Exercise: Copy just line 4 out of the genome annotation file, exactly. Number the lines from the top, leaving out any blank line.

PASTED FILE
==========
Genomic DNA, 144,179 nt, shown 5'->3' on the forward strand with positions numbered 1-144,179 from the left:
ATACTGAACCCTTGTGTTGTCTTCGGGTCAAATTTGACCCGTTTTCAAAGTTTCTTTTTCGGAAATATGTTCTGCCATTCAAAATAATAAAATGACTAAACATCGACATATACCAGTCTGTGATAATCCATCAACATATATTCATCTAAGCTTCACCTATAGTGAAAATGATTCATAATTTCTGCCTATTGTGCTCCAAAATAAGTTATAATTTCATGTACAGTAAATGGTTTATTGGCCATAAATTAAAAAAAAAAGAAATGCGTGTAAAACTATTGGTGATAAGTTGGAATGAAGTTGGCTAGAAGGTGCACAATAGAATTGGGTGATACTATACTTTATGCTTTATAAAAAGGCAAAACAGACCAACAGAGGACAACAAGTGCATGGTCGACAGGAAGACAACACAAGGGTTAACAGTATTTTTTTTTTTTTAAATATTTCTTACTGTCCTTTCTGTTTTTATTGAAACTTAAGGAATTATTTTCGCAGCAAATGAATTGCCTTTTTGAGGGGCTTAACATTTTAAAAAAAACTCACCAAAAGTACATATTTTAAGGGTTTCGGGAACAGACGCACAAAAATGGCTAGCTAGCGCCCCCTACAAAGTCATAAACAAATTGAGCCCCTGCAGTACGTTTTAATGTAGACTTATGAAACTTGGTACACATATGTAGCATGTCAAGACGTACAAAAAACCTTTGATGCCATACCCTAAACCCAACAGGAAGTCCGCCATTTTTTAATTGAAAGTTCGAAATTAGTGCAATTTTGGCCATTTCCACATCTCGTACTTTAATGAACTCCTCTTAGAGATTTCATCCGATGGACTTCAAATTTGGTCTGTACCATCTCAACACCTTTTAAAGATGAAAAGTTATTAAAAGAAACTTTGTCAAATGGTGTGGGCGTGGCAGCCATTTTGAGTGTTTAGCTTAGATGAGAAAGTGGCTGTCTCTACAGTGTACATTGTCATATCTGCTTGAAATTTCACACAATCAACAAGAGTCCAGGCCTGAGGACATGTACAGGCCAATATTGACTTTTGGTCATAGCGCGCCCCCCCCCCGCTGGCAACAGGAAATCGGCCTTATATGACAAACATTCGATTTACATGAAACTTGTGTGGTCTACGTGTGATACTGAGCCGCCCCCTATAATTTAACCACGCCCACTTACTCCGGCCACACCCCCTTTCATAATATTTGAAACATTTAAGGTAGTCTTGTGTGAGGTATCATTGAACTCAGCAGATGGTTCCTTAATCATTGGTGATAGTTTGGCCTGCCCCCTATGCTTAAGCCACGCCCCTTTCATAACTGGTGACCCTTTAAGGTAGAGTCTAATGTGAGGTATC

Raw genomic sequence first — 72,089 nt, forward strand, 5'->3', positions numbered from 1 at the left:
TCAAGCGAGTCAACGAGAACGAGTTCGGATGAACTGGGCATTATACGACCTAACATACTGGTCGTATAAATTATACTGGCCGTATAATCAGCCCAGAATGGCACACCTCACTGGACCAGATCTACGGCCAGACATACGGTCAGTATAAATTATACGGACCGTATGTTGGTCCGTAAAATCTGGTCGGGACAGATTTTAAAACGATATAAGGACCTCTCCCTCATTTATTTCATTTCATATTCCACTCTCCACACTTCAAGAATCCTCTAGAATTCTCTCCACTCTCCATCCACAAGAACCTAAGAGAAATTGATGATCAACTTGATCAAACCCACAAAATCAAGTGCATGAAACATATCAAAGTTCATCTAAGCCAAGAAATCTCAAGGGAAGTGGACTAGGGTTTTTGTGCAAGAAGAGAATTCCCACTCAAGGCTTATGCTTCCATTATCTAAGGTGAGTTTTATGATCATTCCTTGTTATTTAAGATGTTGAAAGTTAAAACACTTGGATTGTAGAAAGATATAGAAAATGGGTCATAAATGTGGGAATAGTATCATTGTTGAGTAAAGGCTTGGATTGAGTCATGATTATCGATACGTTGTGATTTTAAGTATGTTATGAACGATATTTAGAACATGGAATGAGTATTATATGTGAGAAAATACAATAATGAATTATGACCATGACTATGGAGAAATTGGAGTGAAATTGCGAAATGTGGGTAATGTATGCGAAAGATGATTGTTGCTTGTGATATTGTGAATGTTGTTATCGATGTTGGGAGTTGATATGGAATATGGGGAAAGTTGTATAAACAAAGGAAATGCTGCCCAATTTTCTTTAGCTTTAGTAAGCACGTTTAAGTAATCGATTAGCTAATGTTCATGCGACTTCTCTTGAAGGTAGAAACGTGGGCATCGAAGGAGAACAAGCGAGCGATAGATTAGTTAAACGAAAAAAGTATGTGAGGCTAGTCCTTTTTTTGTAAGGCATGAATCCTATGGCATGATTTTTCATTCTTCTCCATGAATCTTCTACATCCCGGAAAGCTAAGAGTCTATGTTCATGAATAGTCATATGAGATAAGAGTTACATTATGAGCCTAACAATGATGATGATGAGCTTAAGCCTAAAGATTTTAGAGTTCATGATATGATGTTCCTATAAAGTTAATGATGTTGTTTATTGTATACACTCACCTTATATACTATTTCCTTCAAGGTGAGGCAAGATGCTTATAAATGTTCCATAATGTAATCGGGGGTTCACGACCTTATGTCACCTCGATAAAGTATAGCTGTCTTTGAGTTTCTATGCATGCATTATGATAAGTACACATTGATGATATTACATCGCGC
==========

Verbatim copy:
TCAAGCGAGTCAACGAGAACGAGTTCGGATGAACTGGGCATTATACGACCTAACATACTGGTCGTATAAATTATACTGGCCGTATAATCAGCCCAGAATGGCACACCTCACTGGACCAGATCTACGGCCAGACATACGGTCAGTATAAATTATACGGACCGTATGTTGGTCCGTAAAATCTGGTCGGGACAGATTTTAAAACGATATAAGGACCTCTCCCTCATTTATTTCATTTCATATTCCACTCTCCACACTTCAAGAATCCTCTAGAATTCTCTCCACTCTCCATCCACAAGAACCTAAGAGAAATTGATGATCAACTTGATCAAACCCACAAAATCAAGTGCATGAAACATATCAAAGTTCATCTAAGCCAAGAAATCTCAAGGGAAGTGGACTAGGGTTTTTGTGCAAGAAGAGAATTCCCACTCAAGGCTTATGCTTCCATTATCTAAGGTGAGTTTTATGATCATTCCTTGTTATTTAAGATGTTGAAAGTTAAAACACTTGGATTGTAGAAAGATATAGAAAATGGGTCATAAATGTGGGAATAGTATCATTGTTGAGTAAAGGCTTGGATTGAGTCATGATTATCGATACGTTGTGATTTTAAGTATGTTATGAACGATATTTAGAACATGGAATGAGTATTATATGTGAGAAAATACAATAATGAATTATGACCATGACTATGGAGAAATTGGAGTGAAATTGCGAAATGTGGGTAATGTATGCGAAAGATGATTGTTGCTTGTGATATTGTGAATGTTGTTATCGATGTTGGGAGTTGATATGGAATATGGGGAAAGTTGTATAAACAAAGGAAATGCTGCCCAATTTTCTTTAGCTTTAGTAAGCACGTTTAAGTAATCGATTAGCTAATGTTCATGCGACTTCTCTTGAAGGTAGAAACGTGGGCATCGAAGGAGAACAAGCGAGCGATAGATTAGTTAAACGAAAAAAGTATGTGAGGCTAGTCCTTTTTTTGTAAGGCATGAATCCTATGGCATGATTTTTCATTCTTCTCCATGAATCTTCTACATCCCGGAAAGCTAAGAGTCTATGTTCATGAATAGTCATATGAGATAAGAGTTACATTATGAGCCTAACAATGATGATGATGAGCTTAAGCCTAAAGATTTTAGAGTTCATGATATGATGTTCCTATAAAGTTAATGATGTTGTTTATTGTATACACTCACCTTATATACTATTTCCTTCAAGGTGAGGCAAGATGCTTATAAATGTTCCATAATGTAATCGGGGGTTCACGACCTTATGTCACCTCGATAAAGTATAGCTGTCTTTGAGTTTCTATGCATGCATTATGATAAGTACACATTGATGATATTACATCGCGC